Do what you love
It might seem weird to start a post about money with an adage about work, but work relates directly to your earning and spending habits. The old saying is do what you love, but I would alter that slightly to this: Use your talents to do something the world needs. Then you’re using your skills, what you’re uniquely good at, to do work that means something. This is how you find satisfaction in your work.
So how does this relate to money?
It doesn’t mean that you’ll have the biggest possible income. It means that you’ll enjoy working. Most people work a third of their lives. If you’re miserable during those long decades, you’ll spend money on things to make you feel better.
“I hate my job, but driving to work in this car makes me feel better about it.”
“I need to get away from work, so I go on a couple big vacations every year.”
“Work sucks, so I buy lunch out every day to escape.”
You get the idea. Enjoying your work will help you enjoy your life, and there will be less need to spend money on escaping from the daily grind.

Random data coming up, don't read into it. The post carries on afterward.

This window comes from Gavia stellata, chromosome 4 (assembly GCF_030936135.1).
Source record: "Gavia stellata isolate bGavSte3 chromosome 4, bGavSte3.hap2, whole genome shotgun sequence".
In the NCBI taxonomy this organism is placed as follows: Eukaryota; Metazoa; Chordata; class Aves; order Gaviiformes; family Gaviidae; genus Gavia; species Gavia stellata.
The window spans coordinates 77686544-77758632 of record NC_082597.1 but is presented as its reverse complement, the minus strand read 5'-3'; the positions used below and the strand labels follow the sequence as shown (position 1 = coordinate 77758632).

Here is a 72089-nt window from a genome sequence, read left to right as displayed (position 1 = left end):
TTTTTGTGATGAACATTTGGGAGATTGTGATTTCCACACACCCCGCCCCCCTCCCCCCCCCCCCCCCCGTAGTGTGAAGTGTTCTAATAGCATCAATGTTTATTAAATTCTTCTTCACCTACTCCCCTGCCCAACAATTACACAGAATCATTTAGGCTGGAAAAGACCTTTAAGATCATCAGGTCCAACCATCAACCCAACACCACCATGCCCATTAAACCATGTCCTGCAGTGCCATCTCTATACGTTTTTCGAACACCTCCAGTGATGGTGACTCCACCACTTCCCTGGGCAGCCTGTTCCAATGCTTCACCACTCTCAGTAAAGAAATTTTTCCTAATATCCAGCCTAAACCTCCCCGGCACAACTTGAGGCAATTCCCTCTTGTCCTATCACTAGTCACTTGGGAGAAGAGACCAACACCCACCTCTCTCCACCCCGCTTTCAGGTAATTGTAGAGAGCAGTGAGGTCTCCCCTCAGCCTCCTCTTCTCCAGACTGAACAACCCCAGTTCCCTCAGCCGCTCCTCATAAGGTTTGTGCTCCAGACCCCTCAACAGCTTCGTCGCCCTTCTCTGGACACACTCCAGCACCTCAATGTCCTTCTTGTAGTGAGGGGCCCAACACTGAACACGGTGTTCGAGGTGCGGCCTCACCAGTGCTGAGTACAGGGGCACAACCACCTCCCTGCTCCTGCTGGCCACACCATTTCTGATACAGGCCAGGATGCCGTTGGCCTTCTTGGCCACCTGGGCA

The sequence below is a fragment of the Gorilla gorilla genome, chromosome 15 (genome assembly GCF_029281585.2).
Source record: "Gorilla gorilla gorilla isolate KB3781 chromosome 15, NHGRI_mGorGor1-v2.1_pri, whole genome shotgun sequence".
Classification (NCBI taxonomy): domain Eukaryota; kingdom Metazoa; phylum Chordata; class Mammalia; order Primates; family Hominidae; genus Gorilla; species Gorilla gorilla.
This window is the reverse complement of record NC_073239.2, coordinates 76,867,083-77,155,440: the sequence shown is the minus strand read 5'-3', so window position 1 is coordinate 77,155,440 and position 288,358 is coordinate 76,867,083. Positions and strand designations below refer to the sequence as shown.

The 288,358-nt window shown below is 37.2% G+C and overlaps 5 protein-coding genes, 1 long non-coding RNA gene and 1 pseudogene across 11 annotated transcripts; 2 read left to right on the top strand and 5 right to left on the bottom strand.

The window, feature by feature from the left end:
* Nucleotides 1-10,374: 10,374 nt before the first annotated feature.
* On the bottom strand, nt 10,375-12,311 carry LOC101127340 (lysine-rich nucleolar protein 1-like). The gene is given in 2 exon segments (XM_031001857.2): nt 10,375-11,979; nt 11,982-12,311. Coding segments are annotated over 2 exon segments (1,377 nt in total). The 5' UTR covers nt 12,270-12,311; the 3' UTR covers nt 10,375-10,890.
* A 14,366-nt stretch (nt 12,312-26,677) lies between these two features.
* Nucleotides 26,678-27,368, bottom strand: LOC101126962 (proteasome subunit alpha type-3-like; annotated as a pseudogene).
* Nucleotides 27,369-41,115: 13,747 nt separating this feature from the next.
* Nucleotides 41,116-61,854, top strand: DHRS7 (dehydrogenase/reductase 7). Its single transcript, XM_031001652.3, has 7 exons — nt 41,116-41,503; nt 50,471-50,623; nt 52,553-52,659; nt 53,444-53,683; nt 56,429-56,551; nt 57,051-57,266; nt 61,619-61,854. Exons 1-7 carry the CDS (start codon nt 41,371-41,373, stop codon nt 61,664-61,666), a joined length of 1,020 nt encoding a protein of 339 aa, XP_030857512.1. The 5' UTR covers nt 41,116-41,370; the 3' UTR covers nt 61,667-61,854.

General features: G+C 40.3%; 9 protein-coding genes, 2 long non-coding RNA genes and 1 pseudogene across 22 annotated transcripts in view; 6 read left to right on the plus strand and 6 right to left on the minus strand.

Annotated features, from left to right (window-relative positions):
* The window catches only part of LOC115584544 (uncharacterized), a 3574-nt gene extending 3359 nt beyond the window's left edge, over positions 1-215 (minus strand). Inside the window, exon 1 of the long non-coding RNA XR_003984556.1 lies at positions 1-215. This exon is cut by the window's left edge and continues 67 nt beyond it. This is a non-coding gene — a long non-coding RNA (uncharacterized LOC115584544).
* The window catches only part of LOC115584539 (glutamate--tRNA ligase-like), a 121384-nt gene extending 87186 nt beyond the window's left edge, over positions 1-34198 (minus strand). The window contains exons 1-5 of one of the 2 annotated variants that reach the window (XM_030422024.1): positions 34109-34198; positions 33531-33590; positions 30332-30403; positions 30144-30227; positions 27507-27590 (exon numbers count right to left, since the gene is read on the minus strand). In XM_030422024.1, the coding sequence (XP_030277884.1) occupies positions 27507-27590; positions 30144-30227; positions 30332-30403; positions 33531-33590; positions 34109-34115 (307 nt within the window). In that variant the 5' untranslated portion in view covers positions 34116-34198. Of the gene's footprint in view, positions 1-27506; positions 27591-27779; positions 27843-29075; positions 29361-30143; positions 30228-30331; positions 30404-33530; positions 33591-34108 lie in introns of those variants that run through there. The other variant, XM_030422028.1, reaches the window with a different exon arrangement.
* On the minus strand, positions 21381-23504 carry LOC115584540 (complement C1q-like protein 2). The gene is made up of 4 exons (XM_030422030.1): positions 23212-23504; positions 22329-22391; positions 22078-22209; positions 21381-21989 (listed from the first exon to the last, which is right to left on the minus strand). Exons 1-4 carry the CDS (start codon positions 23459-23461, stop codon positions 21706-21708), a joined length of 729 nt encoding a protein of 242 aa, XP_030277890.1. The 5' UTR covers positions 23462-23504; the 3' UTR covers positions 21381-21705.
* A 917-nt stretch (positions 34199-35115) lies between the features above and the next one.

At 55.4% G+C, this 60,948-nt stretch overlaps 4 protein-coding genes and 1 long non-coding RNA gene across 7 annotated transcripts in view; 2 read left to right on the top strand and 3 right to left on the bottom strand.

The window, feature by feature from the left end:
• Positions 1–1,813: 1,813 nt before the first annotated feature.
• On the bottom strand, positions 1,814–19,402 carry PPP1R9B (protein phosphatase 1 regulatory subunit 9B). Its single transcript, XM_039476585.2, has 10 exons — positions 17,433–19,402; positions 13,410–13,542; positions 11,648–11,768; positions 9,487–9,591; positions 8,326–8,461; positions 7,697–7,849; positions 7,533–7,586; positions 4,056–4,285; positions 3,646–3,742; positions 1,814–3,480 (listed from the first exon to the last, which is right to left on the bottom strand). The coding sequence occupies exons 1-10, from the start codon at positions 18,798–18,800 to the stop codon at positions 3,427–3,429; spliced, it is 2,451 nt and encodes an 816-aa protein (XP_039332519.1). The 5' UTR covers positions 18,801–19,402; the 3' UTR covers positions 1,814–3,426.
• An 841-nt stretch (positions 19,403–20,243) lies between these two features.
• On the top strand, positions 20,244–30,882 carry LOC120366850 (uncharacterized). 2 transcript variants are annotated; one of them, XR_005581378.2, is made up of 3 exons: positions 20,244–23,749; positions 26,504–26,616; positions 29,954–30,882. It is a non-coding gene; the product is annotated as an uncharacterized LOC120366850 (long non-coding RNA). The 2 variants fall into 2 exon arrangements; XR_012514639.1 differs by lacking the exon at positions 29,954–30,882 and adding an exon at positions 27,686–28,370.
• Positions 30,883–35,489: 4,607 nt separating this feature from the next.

Live below your means
When people get their first real job, they immediately think “what can I afford?” And by that, they mean “what monthly payment can I afford?” So if they make $35,000 a year, they buy a car that costs $20,000 because they can afford the monthly payment.
This kind of thinking traps you into making years of payments (with interest) – money that could have been better spent in other ways. So instead, you might consider finding a reliable used vehicle, carpooling, or working somewhere with great public transportation. Even if you’re making much more money than this, consider renting a place with roommates or purchasing a very modest property that you can pay off quickly.